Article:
Windows PowerShell makes great use of pipes which allows output from one cmdlet to be used as input for another cmdlet which makes it flexible in allowing scripts to work together and also for reusability.
Since 2016 when Windows PowerShell was made open-source and cross-platform, its use has been growing rapidly on all operating systems including Linux and macOS. For this reason, many third-party software vendors have designed integrations to the PowerShell to make work easier for System administrators and IT professionals.
How to Access the Windows PowerShell
Like the Command Prompt, the Windows PowerShell can be opened via the Run WIndow, file explorer, or from the Start menu. The Run window doesn’t provide the option to run Windows PowerShell as an administrator
- To open it via the start menu, search for “PowerShell” from the start menu search bar. You can run it as an administrator by right-clicking on it and then click Run as administrator
- From the Run window, click Windows key + R, enter “PowerShell” and then click Enter or OK
- To run it from the file explorer, navigate to C:\Windows\System32\WindowsPowerShell, open the version folder and then find the powershell.exe file
Difference Between Windows PowerShell and CMD
The Windows PowerShell is an advancement of the CMD and even though newer versions of Windows 10 are still shipping with both the programs, PowerShell is meant to completely replace Command Prompt in the future. This is because there’s nothing that the Command Prompt can do that the Windows PowerShell can’t.
After going through the Understanding Windows PowerShell and Command Prompt sections, I believe you’ve already seen the differences between the two. To recap:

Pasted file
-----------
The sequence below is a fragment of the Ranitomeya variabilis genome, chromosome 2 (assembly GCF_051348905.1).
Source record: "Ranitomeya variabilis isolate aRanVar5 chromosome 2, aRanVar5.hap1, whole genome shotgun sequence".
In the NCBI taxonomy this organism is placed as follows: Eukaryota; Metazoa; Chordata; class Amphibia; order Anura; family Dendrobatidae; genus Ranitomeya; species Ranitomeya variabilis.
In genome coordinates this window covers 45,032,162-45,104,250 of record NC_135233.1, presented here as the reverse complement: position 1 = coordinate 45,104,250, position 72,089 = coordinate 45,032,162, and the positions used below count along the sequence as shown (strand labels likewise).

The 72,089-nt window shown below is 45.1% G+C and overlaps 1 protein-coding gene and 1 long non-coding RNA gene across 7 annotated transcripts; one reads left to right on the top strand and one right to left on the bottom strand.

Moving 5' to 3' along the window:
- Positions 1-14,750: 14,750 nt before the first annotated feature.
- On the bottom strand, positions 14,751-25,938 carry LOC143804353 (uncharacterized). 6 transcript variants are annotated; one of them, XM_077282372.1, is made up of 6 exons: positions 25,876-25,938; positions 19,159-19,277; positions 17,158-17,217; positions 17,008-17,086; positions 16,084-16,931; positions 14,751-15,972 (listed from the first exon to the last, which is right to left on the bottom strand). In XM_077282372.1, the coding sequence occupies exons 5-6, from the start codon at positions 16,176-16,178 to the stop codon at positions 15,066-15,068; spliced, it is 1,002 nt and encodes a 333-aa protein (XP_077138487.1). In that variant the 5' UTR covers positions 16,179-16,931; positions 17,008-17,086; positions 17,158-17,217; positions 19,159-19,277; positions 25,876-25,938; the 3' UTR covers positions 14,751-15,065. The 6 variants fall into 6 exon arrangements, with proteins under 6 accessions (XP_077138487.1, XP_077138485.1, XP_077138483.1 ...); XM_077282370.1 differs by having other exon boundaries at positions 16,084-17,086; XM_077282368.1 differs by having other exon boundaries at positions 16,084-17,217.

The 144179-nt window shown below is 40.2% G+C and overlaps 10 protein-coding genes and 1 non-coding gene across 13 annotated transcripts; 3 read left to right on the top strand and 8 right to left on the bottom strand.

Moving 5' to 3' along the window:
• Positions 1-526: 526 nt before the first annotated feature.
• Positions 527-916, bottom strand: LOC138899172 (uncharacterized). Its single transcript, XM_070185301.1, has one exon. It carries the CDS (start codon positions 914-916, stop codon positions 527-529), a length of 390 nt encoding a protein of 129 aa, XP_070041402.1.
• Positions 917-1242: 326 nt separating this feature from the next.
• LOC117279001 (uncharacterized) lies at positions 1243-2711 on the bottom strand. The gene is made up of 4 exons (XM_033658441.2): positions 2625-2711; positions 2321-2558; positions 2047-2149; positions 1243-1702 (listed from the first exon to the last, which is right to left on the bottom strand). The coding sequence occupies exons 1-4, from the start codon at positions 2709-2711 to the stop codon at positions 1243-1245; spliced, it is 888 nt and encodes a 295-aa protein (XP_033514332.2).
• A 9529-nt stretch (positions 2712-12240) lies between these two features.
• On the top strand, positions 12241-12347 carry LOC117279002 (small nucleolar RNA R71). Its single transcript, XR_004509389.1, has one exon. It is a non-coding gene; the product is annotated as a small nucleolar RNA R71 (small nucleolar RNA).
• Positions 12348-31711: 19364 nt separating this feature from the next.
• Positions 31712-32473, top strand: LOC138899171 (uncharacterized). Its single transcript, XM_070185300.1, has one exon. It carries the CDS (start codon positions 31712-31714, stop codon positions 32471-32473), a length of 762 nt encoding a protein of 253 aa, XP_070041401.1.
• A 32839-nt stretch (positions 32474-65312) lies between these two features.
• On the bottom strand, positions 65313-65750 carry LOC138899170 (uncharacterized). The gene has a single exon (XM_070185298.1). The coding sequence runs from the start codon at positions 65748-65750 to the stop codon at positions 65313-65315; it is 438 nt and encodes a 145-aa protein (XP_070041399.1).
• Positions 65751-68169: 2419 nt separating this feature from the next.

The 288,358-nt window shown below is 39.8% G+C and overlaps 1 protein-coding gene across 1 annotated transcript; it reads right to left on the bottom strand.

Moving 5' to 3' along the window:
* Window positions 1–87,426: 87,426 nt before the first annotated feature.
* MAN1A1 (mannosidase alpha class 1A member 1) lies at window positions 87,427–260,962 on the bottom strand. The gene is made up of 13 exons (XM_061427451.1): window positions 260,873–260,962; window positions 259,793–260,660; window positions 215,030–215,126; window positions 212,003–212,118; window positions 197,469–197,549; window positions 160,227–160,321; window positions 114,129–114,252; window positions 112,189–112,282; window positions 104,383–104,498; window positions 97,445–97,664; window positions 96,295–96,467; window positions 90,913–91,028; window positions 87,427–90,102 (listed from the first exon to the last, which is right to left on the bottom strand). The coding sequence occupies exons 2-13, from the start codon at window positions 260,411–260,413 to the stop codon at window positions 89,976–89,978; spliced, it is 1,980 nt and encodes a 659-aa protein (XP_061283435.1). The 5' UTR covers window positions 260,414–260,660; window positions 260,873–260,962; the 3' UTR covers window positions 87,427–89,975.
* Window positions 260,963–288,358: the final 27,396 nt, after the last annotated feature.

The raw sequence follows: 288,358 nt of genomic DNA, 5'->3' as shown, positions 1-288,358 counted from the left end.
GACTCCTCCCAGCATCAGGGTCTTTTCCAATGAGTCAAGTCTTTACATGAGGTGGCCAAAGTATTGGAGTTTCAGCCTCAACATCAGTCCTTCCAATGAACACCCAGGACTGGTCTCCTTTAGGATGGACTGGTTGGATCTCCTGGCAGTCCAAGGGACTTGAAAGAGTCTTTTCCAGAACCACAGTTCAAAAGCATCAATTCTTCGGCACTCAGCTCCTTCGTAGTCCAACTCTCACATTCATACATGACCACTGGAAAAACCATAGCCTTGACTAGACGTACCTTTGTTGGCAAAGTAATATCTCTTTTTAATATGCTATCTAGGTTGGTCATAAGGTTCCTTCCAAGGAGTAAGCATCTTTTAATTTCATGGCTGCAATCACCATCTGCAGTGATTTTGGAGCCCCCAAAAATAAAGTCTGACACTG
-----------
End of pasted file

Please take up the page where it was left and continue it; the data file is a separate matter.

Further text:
The Windows PowerShell has more advanced features compared to the Command Prompt and these are major to facilitate task automation and configuration management through the use of pre-defined cmdlets implemented in .Net as well as provision for user-defined cmdlets.
Windows PowerShell is a cross-platform as therefore it’s advanced features can be used on all the popular Operating Systems like Windows, Linux, and macOS compared to the Command Prompt which is only found on Windows Operating Systems
The Windows PowerShell uses more powerful commands called cmdlets which perform more complex tasks compared to the commands in the Command Prompt
The Windows PowerShell is not only a command-line interpreter but also consists of a scripting environment that allows the user to write complex scripts for powerful tasks compared to the Command Prompt which is just a command-line interpreter.
When Should You Use Windows PowerShell or CMD
Fortunately, Windows still ships with both Command Prompt and the Windows PowerShell, you’re not forced to use either of the two, not just yet. So if you rarely use command-line interfaces, it means you don’t frequently need advanced features of the shell then the basic CMD is perfect for you. It will do common operations like pinging, copy and paste files, opening applications, and so on.
However, if you’re a System Administrator, IT professional, or a Network administration then it would be great to use the Windows PowerShell considering its powerful features and what you can accomplish. Not to mention using the Windows PowerShell is increasingly becoming a demanded skill for IT jobs